• Length:
    1 Weeks
  • Effort:
    1–2 hours per week
  • Institution
  • Subject:
  • Level:
    Advanced
  • Language:
    English
  • Video Transcript:
    English

Prerequisites

Recommend to take initial course in the series, Dementia and Diversity in Primary Care: A Primer - Guidelines, Ethnic Differences, and Assessment, should be taken prior to other courses in the series as it addresses the diagnosis and treatment of Dementia

About this course

Skip About this course

Overview

Internet Enduring Material Sponsored by the Stanford University School of Medicine. Presented by the Department of Psychiatry and Behavioral Sciences at Stanford University School of Medicine

Although dementia is the most common diagnosis in older adulthood it is under-recognized in primary care. This gap in recognition is even greater for patients, their caregivers and families who belong to various ethnic and racial minority populations. As U.S. residents are aging, and becoming more racially and ethnically diverse, physicians and other healthcare providers will increasingly need to tailor their care to specific populations. This series of continuing education activities is designed to help healthcare providers recognize dementia, select culturally appropriate assessment tools, and communicate effectively about dementia care in ethnically and racially diverse populations.

This course, Dementia and Diversity in Primary Care: South Asian American Populations, will provide information on assessing and caring for Dementia patients, their families, and caregivers in South Asian American Populations. The initial course in the series, Dementia and Diversity in Primary Care: A Primer - Guidelines, Ethnic Differences, and Assessment, should be taken prior to other courses in the series as it addresses the diagnosis and treatment of Dementia, while this course addresses best practices, cultural information, and appropriate assessment tools for African American populations.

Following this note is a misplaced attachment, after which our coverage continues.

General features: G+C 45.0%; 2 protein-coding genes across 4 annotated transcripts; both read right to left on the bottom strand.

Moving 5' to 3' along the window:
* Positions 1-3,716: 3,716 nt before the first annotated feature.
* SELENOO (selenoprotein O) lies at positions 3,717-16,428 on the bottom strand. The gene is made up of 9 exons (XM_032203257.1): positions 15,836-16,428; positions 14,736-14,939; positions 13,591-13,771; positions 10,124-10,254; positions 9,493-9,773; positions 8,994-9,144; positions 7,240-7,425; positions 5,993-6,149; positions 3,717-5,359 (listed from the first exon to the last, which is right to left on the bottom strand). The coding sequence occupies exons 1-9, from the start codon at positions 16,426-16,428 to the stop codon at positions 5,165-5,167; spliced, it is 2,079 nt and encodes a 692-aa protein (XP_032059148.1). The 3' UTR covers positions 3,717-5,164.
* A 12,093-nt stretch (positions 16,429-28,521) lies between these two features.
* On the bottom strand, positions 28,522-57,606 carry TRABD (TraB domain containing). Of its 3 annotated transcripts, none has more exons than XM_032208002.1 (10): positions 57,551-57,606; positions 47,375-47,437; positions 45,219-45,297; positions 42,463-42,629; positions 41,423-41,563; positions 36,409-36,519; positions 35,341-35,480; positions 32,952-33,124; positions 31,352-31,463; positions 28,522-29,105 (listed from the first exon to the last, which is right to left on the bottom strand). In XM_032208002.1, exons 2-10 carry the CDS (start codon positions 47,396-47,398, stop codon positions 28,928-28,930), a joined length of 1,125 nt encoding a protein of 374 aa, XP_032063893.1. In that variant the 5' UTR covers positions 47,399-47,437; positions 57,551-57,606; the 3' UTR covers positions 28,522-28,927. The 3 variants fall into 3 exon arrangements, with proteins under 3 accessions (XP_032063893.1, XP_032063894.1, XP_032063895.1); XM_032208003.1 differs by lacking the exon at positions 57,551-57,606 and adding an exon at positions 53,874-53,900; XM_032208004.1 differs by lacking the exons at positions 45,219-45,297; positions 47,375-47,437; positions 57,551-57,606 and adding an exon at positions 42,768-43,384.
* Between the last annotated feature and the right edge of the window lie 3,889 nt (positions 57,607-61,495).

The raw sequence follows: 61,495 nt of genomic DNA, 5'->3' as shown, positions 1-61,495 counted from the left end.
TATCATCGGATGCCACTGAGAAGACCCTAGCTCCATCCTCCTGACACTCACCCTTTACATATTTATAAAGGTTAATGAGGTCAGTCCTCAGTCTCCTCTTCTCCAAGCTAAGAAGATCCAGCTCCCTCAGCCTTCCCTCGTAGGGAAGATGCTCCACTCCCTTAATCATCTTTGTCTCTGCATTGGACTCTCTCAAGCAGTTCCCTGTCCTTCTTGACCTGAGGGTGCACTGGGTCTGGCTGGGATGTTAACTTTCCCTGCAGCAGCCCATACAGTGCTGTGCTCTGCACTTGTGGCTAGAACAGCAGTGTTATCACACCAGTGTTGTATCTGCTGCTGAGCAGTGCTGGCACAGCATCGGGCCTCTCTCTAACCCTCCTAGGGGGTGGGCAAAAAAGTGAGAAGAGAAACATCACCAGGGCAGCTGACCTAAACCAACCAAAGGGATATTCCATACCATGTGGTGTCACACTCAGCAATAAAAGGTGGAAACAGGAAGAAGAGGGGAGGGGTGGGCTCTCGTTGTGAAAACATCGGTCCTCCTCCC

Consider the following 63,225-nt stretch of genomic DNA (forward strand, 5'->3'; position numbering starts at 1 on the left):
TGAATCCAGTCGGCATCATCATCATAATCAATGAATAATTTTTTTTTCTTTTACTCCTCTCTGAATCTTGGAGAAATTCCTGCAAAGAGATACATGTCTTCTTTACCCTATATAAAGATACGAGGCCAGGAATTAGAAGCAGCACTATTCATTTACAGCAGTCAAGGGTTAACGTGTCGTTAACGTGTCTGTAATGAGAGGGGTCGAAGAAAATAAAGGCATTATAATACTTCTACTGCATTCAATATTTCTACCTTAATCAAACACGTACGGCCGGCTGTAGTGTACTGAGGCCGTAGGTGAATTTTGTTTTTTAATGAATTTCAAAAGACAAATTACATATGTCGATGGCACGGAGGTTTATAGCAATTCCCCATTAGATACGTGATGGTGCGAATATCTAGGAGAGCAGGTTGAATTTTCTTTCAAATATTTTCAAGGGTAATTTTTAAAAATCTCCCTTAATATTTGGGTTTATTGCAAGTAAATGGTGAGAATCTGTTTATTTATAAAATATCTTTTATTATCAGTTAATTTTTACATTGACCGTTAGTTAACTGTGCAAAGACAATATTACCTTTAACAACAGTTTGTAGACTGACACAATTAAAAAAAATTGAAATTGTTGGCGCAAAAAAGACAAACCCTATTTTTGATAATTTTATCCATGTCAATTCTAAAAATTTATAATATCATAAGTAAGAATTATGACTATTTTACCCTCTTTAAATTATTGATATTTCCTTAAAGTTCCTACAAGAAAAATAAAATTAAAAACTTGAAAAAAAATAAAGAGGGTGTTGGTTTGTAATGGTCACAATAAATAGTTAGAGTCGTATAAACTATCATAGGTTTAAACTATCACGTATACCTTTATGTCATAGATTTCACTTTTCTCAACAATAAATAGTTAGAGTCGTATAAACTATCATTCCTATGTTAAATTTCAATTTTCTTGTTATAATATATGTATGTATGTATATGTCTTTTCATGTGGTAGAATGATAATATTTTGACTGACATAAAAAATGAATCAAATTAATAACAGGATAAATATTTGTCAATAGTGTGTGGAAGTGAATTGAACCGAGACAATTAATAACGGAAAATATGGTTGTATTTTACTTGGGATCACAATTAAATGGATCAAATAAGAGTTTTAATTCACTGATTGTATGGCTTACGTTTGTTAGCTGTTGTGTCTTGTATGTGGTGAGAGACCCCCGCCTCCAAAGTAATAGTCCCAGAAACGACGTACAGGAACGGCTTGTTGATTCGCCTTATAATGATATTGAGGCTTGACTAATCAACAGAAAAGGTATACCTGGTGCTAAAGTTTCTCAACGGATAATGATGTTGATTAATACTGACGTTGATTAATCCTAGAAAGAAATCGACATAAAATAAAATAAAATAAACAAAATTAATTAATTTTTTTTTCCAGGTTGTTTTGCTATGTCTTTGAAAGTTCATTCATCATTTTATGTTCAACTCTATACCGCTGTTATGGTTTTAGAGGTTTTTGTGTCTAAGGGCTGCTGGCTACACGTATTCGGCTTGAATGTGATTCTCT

Intended Audience

This course is designed for physicians in primary care, family practice, internal medicine and psychiatry specialties and nurses and social workers who work with older people.

Accreditation

The Stanford University School of Medicine is accredited by the Accreditation Council for Continuing Medical Education (ACCME) to provide continuing medical education for physicians.

The Stanford University School of Medicine designates this enduring material for a maximum of 1.0 AMA PRA Category 1 Credits™. Physicians should claim only the credit commensurate with the extent of their participation in the activity.

If you would like to earn CME credit from Stanford University School of Medicine for participating in this course, please review the information here prior to beginning the activity.

Additional Instructors

Yuan Marian Tzuang, MSW
Annecy Majoros, BA
Cynthia Nakayama, BS

What you'll learn

Skip What you'll learn
  • Select culturally appropriate dementia assessment tools for South Asian American patients.
  • Utilize strategies to communicate effectively about dementia care with the families of patients with dementia from South Asian American backgrounds.

Meet your instructors

Dolores Gallagher Thompson
Professor Emerita - Active- Dept. of Psychiatry and Behavioral Sciences, Stanford University School of Medicine
Stanford University
Nancy Morioka-Douglas
Clinical Professor, General Medical Disciplines and Co-Director, Stanford Geriatric Education Center
Stanford University
Kala Mehta
Program Evaluation Consultant, Stanford Geriatric Education Center
Stanford University School of Medicine
Nusha Askari
Program Manager, Department of Psychiatry/Public Mental Health & Population Sciences
Stanford University School of Medicine